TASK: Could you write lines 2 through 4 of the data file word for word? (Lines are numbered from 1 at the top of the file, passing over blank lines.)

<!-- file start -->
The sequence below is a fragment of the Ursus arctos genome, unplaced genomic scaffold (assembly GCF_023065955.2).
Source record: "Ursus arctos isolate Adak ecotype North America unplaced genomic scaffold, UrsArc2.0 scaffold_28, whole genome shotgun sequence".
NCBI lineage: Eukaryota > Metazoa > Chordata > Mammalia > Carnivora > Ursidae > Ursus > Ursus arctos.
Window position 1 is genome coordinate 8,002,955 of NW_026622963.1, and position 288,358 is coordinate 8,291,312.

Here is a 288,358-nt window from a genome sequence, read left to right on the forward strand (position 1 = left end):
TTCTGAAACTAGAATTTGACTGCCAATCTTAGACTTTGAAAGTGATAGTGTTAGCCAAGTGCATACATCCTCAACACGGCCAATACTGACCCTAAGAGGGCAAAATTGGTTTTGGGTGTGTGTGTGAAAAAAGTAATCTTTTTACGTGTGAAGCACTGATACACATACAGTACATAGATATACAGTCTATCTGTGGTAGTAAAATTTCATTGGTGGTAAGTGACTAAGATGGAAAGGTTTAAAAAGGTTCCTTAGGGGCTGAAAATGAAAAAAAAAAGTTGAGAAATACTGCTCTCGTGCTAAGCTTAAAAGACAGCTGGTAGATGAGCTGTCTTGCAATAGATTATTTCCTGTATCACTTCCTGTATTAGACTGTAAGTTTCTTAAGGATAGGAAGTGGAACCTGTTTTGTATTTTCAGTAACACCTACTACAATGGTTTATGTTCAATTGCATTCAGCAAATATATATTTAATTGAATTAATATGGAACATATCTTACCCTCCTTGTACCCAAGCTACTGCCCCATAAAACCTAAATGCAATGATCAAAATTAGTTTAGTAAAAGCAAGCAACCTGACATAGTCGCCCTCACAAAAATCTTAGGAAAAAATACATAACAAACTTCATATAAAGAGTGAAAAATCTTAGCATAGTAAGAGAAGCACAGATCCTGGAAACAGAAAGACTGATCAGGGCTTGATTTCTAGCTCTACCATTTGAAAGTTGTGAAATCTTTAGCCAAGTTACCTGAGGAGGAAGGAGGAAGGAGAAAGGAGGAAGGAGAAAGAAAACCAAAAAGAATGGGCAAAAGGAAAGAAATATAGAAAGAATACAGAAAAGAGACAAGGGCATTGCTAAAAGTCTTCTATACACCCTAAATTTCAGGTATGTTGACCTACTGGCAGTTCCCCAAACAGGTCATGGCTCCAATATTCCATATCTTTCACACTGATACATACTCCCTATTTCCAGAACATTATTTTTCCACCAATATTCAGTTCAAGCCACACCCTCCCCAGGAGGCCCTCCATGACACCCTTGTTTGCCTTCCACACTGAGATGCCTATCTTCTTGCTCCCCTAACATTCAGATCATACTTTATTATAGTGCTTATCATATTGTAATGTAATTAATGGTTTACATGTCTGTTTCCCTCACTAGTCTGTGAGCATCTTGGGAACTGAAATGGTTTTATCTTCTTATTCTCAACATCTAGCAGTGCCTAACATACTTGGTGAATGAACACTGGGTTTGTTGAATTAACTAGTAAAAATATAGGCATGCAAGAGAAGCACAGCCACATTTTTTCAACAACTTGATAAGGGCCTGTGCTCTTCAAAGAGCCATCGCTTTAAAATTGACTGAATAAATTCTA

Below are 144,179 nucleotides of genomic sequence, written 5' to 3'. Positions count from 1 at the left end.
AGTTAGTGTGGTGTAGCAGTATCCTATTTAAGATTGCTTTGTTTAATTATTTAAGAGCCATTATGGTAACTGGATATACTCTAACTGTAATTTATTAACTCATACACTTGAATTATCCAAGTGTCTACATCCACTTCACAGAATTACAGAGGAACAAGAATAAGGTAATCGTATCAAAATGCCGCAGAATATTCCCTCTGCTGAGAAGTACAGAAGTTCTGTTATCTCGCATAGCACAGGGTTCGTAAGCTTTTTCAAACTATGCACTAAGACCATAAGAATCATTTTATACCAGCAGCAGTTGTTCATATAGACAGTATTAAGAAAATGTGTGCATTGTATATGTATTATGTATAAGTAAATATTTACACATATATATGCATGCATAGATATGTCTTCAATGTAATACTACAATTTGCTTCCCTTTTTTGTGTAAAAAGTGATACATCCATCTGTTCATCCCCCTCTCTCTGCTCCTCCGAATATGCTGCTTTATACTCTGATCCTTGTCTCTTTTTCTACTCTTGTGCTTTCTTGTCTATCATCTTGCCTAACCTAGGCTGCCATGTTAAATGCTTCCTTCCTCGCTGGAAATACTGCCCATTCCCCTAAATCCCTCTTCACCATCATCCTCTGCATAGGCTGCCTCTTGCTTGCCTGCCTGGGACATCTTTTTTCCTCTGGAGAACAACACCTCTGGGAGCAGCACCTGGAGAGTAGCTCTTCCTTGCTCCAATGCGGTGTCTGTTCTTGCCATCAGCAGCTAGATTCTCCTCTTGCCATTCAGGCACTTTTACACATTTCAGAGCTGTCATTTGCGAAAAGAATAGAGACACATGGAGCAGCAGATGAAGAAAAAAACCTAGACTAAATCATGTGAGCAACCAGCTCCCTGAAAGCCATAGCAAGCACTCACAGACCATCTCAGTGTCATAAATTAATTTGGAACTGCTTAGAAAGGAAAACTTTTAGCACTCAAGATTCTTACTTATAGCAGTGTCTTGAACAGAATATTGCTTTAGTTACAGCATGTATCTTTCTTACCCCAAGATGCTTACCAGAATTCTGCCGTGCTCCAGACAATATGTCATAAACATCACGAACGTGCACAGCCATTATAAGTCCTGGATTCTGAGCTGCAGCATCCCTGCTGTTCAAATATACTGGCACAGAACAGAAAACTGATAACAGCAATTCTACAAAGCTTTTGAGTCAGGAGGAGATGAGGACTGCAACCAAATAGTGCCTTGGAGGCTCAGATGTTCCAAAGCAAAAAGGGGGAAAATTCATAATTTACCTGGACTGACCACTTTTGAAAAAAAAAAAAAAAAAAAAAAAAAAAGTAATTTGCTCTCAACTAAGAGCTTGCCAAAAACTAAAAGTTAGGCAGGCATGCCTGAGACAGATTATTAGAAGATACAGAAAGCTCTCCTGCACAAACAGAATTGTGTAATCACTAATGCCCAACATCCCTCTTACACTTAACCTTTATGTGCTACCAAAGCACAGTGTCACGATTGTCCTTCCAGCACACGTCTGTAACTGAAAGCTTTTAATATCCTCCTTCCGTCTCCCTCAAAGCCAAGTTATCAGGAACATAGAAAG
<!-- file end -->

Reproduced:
Source record: "Ursus arctos isolate Adak ecotype North America unplaced genomic scaffold, UrsArc2.0 scaffold_28, whole genome shotgun sequence".
NCBI lineage: Eukaryota > Metazoa > Chordata > Mammalia > Carnivora > Ursidae > Ursus > Ursus arctos.
Window position 1 is genome coordinate 8,002,955 of NW_026622963.1, and position 288,358 is coordinate 8,291,312.